The Savage Detectives is a wild tale centered on an unorganized group of young anti-establishment poets who think they have created a poetry movement that could dramatically change Spanish-language literature. Along the way they have to confront their own failures, tragedies, and disappointments - the defeat of their generation. Bolaño's disillusionment with the revolutionary fervor and eventual ineptitude of Latin American youth is one of the themes he returns to periodically in his books.

Now, in English, here comes Bolaño's opus - 912 pages translated by Natasha Wimmer. The publisher says:

Composed in the last years of Roberto Bolaño’s life, 2666 was greeted across Europe and Latin America as his highest achievement, surpassing even his previous work in its strangeness, beauty, and scope. Its throng of unforgettable characters includes academics and convicts, an American sportswriter, an elusive German novelist, and a teenage student and her widowed, mentally unstable father. Their lives intersect in the urban sprawl of Santa Teresa—a fictional Juárez—on the U.S.-Mexico border, where hundreds of young factory workers, in the novel as in life, have disappeared.

And here's one review (typical of the praise this book is getting):

Bolaño’s masterwork . . . An often shockingly raunchy and violent tour de force (though the phrase seems hardly adequate to describe the novel’s narrative velocity, polyphonic range, inventiveness, and bravery) based in part on the still unsolved murders of hundreds of women in Ciudad Juárez, in the Sonora desert near the Texas border. Francisco Goldman, The New York Review of Books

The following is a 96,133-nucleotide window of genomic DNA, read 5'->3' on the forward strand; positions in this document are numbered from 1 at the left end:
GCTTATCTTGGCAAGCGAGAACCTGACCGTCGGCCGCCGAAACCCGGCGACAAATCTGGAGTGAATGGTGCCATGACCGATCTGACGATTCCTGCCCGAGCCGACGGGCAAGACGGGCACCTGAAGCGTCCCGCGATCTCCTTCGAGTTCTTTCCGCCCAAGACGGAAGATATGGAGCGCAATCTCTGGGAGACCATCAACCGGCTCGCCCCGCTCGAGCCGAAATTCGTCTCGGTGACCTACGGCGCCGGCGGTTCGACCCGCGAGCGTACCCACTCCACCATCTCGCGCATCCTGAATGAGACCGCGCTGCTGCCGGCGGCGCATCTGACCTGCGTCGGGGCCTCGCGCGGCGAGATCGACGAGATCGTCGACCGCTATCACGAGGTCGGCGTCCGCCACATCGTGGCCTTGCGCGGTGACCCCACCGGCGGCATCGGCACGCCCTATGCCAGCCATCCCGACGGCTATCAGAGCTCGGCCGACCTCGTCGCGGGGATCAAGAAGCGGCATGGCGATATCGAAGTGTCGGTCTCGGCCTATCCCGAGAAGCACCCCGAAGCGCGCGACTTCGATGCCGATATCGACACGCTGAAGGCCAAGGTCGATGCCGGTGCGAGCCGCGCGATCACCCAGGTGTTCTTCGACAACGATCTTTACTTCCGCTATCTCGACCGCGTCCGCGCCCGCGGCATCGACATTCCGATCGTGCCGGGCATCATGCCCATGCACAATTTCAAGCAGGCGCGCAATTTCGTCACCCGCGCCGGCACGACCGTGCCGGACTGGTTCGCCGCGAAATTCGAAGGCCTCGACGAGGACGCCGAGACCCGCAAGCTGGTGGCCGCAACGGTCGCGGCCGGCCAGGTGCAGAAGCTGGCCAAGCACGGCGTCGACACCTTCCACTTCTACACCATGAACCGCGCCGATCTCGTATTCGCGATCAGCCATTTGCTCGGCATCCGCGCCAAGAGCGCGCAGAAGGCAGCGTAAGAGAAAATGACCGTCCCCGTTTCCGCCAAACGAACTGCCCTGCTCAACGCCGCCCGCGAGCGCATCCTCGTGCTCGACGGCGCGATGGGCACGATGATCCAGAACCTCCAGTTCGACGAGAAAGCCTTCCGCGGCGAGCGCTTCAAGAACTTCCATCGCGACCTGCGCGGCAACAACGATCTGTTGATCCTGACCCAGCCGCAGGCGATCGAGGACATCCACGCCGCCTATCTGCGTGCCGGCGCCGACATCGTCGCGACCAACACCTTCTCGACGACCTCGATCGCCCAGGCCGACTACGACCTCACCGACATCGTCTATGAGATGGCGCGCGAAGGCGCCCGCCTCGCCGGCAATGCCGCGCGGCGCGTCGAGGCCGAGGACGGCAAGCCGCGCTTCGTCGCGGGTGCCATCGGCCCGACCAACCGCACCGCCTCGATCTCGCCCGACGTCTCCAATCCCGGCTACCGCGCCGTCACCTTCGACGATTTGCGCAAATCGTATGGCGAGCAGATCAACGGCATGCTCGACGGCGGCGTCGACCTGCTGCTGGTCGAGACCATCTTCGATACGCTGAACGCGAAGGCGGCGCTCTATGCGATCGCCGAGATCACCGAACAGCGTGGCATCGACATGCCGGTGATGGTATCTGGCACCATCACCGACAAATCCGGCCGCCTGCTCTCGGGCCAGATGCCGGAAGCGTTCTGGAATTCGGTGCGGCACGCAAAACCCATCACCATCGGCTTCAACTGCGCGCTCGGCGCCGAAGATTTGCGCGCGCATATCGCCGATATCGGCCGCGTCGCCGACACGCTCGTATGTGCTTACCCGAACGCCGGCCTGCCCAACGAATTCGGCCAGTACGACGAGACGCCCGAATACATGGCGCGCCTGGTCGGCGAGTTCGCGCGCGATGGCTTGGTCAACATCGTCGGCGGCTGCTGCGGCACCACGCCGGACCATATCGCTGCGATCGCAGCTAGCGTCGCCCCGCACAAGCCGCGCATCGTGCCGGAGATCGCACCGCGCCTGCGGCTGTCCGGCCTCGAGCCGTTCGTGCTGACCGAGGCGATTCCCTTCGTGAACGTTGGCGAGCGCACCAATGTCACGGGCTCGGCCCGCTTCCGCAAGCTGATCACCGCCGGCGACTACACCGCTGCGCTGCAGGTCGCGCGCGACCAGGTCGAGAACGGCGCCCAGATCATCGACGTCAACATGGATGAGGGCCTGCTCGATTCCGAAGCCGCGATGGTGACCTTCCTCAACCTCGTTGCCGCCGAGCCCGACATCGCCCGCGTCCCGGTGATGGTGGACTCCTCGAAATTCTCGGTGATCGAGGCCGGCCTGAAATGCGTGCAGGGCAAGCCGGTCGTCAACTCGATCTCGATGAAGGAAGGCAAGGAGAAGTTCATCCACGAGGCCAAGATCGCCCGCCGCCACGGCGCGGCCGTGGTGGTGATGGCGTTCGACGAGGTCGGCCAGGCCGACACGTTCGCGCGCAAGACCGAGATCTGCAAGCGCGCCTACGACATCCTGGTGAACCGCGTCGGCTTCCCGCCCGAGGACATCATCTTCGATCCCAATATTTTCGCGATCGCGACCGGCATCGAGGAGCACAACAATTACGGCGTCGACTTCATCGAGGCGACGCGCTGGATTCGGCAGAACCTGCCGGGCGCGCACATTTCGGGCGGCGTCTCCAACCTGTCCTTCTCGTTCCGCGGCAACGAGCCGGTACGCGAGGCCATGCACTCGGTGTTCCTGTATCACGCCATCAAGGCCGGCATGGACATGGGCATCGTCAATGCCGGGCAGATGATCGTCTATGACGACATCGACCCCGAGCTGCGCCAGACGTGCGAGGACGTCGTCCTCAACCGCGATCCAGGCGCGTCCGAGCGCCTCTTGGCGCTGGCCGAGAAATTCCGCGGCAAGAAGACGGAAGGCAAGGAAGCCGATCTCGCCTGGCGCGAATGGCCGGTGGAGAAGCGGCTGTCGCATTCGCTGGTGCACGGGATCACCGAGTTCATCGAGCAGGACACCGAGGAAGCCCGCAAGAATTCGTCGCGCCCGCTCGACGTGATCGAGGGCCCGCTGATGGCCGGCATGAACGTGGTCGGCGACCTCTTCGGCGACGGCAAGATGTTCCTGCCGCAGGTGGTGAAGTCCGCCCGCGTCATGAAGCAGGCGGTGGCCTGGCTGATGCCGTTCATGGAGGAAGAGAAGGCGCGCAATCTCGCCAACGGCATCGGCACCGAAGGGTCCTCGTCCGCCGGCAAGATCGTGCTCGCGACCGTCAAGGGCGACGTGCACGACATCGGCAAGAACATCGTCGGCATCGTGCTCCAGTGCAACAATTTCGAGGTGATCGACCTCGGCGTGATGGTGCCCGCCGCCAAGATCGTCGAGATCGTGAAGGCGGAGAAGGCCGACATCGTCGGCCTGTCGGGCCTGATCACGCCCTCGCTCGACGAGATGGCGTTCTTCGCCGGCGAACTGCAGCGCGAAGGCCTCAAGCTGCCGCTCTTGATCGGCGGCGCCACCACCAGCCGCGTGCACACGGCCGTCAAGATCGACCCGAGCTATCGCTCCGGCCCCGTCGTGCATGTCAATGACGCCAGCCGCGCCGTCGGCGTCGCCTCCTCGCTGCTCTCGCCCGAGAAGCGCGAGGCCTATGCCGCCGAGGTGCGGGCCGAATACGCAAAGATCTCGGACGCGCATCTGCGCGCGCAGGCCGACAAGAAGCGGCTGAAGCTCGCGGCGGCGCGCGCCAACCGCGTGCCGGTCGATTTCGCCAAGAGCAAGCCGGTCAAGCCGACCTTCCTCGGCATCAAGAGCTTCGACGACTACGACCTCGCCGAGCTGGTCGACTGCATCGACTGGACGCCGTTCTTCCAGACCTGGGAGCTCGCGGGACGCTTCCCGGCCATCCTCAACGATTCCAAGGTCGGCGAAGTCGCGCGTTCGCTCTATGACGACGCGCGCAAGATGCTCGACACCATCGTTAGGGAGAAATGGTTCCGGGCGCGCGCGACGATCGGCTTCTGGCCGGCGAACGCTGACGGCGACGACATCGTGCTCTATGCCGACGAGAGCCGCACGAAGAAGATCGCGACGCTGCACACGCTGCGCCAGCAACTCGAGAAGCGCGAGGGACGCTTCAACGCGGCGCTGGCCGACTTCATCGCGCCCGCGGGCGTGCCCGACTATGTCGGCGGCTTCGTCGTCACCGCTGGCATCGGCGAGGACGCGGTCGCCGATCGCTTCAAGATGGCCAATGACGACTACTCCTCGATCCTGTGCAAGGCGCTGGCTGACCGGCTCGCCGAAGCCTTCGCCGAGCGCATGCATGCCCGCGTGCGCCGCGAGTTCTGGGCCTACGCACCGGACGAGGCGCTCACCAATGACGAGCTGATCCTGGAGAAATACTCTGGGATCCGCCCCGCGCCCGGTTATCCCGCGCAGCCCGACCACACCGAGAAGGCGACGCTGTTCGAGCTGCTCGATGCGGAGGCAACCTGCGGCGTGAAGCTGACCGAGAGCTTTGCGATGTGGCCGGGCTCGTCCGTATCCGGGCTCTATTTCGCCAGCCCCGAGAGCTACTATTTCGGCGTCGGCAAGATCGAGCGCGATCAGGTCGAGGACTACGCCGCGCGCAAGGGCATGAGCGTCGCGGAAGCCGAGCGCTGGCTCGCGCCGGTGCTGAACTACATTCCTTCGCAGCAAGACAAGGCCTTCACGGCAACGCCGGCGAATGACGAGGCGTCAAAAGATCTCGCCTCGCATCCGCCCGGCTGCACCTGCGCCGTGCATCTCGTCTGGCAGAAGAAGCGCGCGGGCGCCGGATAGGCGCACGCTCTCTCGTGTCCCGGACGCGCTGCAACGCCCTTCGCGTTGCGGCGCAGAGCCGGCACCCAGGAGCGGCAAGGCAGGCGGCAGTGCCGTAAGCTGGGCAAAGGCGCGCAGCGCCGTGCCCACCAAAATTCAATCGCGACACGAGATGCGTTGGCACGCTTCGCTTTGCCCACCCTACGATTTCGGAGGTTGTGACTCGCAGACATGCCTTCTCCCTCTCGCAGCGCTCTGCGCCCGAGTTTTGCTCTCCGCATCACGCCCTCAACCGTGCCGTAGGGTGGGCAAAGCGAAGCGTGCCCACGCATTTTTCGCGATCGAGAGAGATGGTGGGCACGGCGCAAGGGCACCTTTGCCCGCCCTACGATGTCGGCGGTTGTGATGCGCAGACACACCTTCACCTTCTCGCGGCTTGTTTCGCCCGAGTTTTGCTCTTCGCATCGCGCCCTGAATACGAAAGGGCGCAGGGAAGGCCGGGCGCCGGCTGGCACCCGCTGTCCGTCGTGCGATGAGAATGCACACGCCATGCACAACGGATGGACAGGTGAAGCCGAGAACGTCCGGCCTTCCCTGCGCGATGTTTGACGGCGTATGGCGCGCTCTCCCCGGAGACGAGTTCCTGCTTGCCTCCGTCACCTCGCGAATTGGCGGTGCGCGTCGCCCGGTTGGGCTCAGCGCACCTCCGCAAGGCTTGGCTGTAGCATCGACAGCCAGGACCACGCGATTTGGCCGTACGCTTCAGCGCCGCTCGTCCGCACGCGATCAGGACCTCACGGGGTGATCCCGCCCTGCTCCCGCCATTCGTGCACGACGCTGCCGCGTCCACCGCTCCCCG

The Paris Enigma by Pablo De Santis
Harper; November 11, 2008

It is 1889, and the world anticipates the Paris World’s Fair and the opening of Monsieur Eiffel’s iconic tower. The Twelve Detectives—a society of the twelve most famous detectives from around the world—have been asked to discuss the secrets of their trade as part of the fair’s lineup of events. The Twelve travel to Paris to convene as a single body for the first time. But one detective is conspicuously absent: the legendary founding member of The Twelve, Renato Craig. In his place he sends his novice assistant, Sigmundo Salvatrio—son of a shoemaker, a lifelong detective-arts devotee, and the only remaining student of Craig’s famed Academy for Detectives in Buenos Aires. Salvatrio arrives in Paris, carrying a secret message meant only for Craig’s best friend and cofounder of The Twelve, the brilliant, brooding, and fiercely competitive Viktor Arzaky. De Santis won the inaugural Premio Planeta-Casa de América de Narrativa prize for best Latin American novel for The Paris Enigma.

From the Denver Woman's Press Club:

Celebrate a pre-Thanksgiving feast of multicultural stories, food and arts with Denver Woman Press Club members Reneé Fajardo and Anita Jepson-Gilbert.

Reneé is author of four books of true stories with recipes from all over the world. They are Holy Mole, Guacamole; Chili Today, Hot Tamale; Ole Posole; and Pinch a Lotta Enchiladas. Anita is the author of a bilingual book entitled Maria and The Stars of Nazca, about the mysterious Nazca line drawings in Peru and the woman who revealed them to the world.

Bring your own stories to share. Young readers are welcome as well. Free and open to all.

Where: Denver Woman's Press Club 1325 Logan St. Denver. Park in the lot north of the clubhouse. November 23 2-5 PM Contact: Bonnie McCune


Several of the authors who contributed to the Dozen on Denver literary project sponsored by the Rocky Mountain News will gather at the Tattered Cover Book Store (Colfax Avenue store) in Denver on November 22 at 2:00 PM. The writers will discuss the project and their individual stories, and sign their books, which the book store will have available. I hope you can make it.